The Senate is clearing the way this week for a bipartisan bill supported by insurers and provider groups that is supposed to ease generic drugs' entry into the market, although the legislation's future in the House and Senate is unclear.
Senate Judiciary Chair Chuck Grassley (R-Iowa) announced Tuesday that the committee will expedite the so-called Creates Act during an executive session on Thursday. The bill would relax the regulatory process known as risk evaluation and mitigation strategies (REMS) for generic and biosimilar versions of drugs and biological products with the hope that cheaper alternatives could get expedited to the market without deterrence from branded drug companies.
Democratic Sen. Patrick Leahy of Vermont has led the charge on the legislation that is opposed by many in the pharmaceutical industry. Earlier this year, the bill appeared to be advancing as a potential rider along with the budget agreement, but it was ultimately dropped.
Since then, lawmakers have kept up discussions on the legislation and considered passing it along with a tweak to the provision in the Budget Act that hoists some of the costs of closing the Medicare Part D coverage gap known as the "donut hole" from drug companies.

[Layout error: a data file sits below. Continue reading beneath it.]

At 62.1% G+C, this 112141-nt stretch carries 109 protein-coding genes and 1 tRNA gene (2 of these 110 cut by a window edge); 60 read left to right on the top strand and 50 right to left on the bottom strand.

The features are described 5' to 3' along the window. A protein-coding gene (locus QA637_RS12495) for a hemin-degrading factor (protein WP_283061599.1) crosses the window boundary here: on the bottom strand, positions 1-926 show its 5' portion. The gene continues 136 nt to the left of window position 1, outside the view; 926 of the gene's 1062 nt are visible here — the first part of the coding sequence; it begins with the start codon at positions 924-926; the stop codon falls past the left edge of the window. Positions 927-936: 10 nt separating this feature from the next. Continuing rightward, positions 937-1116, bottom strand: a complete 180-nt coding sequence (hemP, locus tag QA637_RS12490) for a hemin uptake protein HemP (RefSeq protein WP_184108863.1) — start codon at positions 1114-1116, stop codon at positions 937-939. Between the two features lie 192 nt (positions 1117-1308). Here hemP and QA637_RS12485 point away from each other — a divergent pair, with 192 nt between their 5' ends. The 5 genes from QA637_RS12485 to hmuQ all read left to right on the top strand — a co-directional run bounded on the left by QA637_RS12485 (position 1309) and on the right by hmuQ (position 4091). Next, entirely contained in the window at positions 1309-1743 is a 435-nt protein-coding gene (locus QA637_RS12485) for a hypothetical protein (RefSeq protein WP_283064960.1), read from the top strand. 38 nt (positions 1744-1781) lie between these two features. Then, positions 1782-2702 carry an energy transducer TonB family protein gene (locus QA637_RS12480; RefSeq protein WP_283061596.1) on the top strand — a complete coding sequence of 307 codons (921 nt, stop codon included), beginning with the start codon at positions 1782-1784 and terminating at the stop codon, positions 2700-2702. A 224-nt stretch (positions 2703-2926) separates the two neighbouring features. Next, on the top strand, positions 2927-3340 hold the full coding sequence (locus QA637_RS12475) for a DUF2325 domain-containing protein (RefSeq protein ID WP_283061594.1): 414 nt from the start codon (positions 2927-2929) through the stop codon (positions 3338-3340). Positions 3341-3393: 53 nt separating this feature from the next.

The Congressional Budget Office has projected the bill would save the government $3.8 billion and also lead to significant savings for patients and insurance companies.
Lawmakers are also considering it as a potential budget offset for the opioids package, a GOP lobbyist close to talks said.
The legislation has powerful backers, including the American Hospital Association, AARP, Consumers Union, Blue Cross and Blue Shield Association and America's Health Insurance Plans.
Still, it is unclear whether Senate or House leadership would put it on the floor; Leahy told Modern Healthcare on Tuesday he plans to keep wrestling it forward, and he is optimistic about its odds should it get there.
"We are committed to having it done, and if we can bring it to a vote on the floor no matter who lobbies for and against it, it will pass," Leahy said. "It's just getting it to the floor."
Correction: An earlier version of this story misstated the CBO's latest savings score for the bill. This error has been corrected.